Thursday, November 2
William Styron died (NYT, you might have to subscribe) the other day.
When I was a freshman at Sewanee I had a lot of trouble with writing (I blame this on my high school but that's another story). I had the same professor for both English 101 & 102.She seemed convinced that I could write I just hadn't been given the skills. After the first couple or three writing assignments she had me in her office weekly were we would go over what I had done correctly and what I had done incorrectly. She was an extremely patient woman and I was a willing student, I mean, I never really thought about. The teacher says "come see me", you go, right? At Sewanee, English 101 was poetry + The Sound & The Fury by Faulkner; English 102 was Shakespeare plays. My professor, whose name I can't remember, suggested we continue working together in ENG 102, our weekly meetings continued and improvements became apparent and consistent. By the end of the semester I was making B's, maybe even an A, on my papers and my professor had announced she was leaving Sewanee to go somewhere in CA. During our last meeting, which was more a congratulatory thing, she expressed her pleasure at my growth by given me her copy of the Confessions of Nat Turner. I didn't know the book or the author. I have no idea if she gave it to me b/c I was Black or b/c she actually thought I would enjoy it. It was years later before I read it but I did. I read it, I enjoyed it. It was my first exposure to the Nat Turner story. I knew he'd led a slave rebellion but I didn't know anything surrounding it nor was I informed enough to realize this was a book of fiction. I'll have to pull it out again to see what I think now.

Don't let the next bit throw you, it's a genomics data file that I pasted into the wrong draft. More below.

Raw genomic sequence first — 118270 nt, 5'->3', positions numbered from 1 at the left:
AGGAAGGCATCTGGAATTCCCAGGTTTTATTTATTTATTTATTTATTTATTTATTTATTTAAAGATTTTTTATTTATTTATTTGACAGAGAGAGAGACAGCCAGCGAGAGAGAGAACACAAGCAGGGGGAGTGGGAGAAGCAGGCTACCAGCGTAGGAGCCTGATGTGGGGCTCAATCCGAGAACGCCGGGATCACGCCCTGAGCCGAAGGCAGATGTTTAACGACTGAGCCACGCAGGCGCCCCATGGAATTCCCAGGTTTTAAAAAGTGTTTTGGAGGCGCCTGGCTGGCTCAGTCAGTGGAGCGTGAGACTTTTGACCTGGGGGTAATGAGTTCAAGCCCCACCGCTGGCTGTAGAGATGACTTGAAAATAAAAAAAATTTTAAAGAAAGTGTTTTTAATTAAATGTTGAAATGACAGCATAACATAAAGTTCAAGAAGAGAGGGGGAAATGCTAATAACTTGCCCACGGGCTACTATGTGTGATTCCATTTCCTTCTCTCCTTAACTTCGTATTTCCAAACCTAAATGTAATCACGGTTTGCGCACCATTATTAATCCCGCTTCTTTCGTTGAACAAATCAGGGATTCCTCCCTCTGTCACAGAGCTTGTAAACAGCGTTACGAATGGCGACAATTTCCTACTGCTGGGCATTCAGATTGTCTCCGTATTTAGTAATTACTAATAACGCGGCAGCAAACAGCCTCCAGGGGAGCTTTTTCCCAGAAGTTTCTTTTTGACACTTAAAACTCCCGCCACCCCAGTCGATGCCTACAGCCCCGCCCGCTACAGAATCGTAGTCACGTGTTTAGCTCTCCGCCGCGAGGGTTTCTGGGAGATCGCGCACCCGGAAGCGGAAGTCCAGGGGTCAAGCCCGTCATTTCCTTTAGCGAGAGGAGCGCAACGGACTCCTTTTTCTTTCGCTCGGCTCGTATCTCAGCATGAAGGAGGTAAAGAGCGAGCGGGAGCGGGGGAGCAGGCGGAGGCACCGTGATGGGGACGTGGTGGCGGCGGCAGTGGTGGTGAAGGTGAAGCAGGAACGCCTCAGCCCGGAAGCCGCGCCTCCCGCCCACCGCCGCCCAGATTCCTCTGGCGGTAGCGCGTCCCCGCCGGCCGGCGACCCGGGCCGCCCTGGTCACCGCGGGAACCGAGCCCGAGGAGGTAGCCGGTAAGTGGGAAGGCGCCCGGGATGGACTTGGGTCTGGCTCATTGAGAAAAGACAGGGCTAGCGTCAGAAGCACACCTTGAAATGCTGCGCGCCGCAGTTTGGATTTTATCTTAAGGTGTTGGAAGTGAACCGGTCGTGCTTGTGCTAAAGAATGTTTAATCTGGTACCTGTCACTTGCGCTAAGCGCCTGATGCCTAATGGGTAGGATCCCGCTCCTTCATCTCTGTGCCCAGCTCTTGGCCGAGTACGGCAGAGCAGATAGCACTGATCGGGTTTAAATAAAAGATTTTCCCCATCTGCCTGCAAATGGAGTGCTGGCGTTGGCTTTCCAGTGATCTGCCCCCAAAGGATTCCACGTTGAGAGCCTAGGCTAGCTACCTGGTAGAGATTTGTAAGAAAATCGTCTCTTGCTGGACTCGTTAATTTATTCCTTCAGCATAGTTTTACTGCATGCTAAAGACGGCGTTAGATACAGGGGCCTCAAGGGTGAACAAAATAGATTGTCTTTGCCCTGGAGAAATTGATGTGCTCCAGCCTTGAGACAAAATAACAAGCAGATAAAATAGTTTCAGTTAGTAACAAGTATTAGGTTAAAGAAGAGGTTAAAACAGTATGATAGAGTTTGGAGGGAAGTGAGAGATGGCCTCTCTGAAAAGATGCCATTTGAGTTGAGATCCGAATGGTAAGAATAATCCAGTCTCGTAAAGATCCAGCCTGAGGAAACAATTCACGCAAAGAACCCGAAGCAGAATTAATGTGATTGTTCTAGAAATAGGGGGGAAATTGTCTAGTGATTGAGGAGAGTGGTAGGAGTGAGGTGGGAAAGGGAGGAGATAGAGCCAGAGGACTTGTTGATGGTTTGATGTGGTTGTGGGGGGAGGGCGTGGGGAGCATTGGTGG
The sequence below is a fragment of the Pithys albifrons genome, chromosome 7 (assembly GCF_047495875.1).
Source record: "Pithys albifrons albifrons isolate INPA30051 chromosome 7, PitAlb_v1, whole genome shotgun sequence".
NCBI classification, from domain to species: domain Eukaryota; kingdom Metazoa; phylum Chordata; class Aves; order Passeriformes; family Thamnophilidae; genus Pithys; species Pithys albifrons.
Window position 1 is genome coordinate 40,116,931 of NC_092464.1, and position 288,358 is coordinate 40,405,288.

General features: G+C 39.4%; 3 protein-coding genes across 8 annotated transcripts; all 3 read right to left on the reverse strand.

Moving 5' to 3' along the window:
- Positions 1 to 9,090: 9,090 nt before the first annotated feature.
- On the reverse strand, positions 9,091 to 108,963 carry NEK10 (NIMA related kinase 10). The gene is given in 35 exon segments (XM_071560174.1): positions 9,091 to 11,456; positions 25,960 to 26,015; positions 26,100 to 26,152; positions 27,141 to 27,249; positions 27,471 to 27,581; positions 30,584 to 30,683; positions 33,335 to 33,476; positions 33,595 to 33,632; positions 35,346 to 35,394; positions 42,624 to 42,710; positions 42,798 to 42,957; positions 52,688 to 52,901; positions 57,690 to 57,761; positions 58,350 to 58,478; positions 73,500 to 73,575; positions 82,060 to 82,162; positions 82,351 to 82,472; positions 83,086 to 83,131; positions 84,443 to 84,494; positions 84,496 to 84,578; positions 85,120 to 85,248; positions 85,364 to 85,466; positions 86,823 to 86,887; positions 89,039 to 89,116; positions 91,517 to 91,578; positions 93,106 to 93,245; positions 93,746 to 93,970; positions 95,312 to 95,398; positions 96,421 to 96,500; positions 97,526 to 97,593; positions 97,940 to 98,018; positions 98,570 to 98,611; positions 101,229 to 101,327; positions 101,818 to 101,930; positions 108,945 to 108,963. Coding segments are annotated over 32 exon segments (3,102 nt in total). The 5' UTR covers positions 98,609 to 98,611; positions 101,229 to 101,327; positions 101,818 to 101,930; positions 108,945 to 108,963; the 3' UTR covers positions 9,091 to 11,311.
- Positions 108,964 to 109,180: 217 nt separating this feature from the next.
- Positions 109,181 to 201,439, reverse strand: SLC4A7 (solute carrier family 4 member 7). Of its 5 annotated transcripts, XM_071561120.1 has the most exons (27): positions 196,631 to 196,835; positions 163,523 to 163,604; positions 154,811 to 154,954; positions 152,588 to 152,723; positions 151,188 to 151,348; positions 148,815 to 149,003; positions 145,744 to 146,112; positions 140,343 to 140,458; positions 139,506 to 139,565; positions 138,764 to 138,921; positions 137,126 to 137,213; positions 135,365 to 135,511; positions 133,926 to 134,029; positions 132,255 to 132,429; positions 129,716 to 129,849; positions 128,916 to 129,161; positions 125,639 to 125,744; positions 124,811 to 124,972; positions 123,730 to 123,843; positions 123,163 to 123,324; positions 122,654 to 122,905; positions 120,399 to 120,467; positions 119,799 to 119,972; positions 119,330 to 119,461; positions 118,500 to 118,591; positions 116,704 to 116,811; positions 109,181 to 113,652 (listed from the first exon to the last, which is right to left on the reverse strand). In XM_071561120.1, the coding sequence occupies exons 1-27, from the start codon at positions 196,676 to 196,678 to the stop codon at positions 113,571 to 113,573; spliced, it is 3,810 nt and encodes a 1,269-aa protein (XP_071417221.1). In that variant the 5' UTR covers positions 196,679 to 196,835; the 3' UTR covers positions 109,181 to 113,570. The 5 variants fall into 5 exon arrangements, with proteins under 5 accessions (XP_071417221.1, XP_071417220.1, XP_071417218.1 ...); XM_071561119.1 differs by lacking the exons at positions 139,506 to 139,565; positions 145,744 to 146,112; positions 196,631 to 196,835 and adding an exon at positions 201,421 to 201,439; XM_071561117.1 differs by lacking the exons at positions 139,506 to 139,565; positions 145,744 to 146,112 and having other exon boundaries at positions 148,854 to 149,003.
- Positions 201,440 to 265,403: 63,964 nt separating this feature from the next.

I think of that professor periodically, probably more than any of my non-departmental professors. She took what seemed like a strong interest in my potential and she helped. At a liberal arts college like Sewanee you cannot survive without being able to write well. For her to help me that first year was instrumental in my ability to make it through an Anthropology program with as little effort as I put in (I worked but not as hard as I should have).